Genome-Scale Models Can Compute Proteome Allocation

Friday, January 22, 2016 -
2:00pm to 3:00pm
Fung Auditorium | Powell-Focht Bioengineering Hall
Bernhard Palsson

Department of Bioengineering
University of California, San Diego

Genome-Scale Models Can Compute Proteome Allocation


After the first genome sequences appeared in the mid 1990s, genome-scale models of metabolism were formulated. By 2003 it was clear that these models would produce useful results and a vision was laid out to expand them in scope to include all cellular functions. By 2008 the entire protein synthesis machinery had been reconstructed and by 2012 integrated models of metabolism and protein synthesis had appeared. These models could compute the composition and cellular location of 80% of the proteome by mass. The remaining 20% of the proteome is being detailed and this largely consists of stress related responses. These models are now giving us comprehensive understanding of how proteomes are synthesized and optimally deployed. A deep understanding of 'proteometrics' is now being developed that will allow us to comprehensively understand the function and evolution of microbial organisms.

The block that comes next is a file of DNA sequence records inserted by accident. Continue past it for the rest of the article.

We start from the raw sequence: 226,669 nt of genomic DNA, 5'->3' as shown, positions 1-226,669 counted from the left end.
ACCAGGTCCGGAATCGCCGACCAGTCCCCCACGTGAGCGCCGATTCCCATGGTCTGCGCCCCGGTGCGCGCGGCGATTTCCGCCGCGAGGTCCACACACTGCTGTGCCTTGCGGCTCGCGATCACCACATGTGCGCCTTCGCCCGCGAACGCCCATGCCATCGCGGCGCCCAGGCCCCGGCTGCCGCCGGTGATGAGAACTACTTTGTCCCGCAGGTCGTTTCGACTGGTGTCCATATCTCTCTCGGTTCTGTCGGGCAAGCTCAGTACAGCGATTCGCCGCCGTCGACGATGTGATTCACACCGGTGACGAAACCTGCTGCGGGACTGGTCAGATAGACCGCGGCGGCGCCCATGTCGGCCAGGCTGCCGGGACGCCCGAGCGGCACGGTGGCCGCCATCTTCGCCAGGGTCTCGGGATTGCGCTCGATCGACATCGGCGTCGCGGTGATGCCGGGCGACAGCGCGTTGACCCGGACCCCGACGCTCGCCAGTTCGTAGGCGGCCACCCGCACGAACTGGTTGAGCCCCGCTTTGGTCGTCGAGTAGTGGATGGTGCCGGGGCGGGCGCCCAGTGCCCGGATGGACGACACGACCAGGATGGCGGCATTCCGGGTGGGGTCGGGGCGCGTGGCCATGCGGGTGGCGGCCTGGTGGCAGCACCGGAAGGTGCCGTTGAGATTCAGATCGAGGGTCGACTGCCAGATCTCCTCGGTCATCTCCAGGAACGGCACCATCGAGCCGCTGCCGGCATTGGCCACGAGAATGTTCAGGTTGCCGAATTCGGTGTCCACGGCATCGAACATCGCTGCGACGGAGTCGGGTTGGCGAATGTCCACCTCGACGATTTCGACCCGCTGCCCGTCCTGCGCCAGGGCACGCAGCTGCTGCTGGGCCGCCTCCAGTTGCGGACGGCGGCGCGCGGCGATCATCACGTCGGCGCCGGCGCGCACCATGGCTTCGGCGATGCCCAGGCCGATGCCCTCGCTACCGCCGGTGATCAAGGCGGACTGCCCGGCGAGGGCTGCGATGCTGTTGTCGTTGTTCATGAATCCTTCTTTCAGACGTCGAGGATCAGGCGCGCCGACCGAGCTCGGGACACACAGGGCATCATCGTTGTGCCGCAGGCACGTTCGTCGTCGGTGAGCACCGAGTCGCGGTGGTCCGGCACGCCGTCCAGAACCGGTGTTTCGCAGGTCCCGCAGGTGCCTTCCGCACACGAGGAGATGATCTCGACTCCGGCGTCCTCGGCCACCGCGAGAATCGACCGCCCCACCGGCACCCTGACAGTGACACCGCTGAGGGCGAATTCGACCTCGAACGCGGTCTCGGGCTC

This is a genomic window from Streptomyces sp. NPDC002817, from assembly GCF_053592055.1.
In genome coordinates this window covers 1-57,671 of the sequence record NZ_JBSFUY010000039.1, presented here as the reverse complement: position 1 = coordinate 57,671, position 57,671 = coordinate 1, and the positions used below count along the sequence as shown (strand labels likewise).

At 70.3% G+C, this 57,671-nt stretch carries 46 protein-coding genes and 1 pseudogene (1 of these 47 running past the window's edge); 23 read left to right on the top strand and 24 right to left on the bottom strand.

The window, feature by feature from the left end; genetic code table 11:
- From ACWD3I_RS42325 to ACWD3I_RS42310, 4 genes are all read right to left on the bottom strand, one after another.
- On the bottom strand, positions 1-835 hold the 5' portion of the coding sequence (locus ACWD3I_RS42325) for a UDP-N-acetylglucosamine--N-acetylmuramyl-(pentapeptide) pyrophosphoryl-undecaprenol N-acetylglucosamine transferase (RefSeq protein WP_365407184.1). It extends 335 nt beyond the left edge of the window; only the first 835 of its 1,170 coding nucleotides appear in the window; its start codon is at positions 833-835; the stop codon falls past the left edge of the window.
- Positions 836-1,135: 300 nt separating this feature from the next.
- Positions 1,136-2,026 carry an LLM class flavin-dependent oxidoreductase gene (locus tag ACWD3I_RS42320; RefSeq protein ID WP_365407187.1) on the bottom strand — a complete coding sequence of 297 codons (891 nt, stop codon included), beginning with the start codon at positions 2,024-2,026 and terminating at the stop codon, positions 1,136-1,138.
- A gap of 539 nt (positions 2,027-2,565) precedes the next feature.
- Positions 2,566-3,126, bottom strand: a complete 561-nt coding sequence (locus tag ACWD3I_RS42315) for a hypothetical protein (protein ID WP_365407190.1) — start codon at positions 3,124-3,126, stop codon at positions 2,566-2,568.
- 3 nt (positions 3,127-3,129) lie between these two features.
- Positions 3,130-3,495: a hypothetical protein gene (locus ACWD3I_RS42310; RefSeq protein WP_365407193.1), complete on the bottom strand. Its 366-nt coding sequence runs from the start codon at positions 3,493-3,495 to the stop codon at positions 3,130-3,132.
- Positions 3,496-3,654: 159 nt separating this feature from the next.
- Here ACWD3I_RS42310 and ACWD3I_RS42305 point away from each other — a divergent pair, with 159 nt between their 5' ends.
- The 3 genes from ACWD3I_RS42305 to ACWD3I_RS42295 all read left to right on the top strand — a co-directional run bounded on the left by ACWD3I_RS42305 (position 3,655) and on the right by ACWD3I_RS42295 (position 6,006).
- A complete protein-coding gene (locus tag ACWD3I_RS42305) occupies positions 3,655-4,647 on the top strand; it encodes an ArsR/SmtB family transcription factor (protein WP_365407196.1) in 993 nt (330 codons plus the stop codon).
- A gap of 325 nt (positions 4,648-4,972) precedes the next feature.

Bernhard Palsson is the Galletti Professor of Bioengineering, the Principal Investigator of the Systems Biology Research Group in the Department of Bioengineering, and a Professor of Pediatrics at the University of California, San Diego. Dr. Palsson has co-authored more than 400 peer-reviewed research articles and has authored four textbooks. His research includes the development of methods to analyze metabolic dynamics (flux-balance analysis, and modal analysis), and the formulation of complete models of selected cells (the red blood cell, E. coli, CHO cells, and several human pathogens). He sits on the editorial broad of several leading peer-reviewed microbiology, bioengineering, and biotechnology journals. He previously held a faculty position at the University of Michigan for 11 years and was named the G.G. Brown Associate Professor at Michigan in 1989, a Fulbright fellow in 1995, and an Ib Henriksen Fellow in 1996. He is the author of 40 U.S. patents, the co-founder of several biotechnology companies, and holds several major biotechnology awards. He received his PhD in Chemical Engineering from the University of Wisconsin, Madison. Dr. Palsson is a member of the National Academy of Engineering and is a Fellow of both the AAAS and the AAM.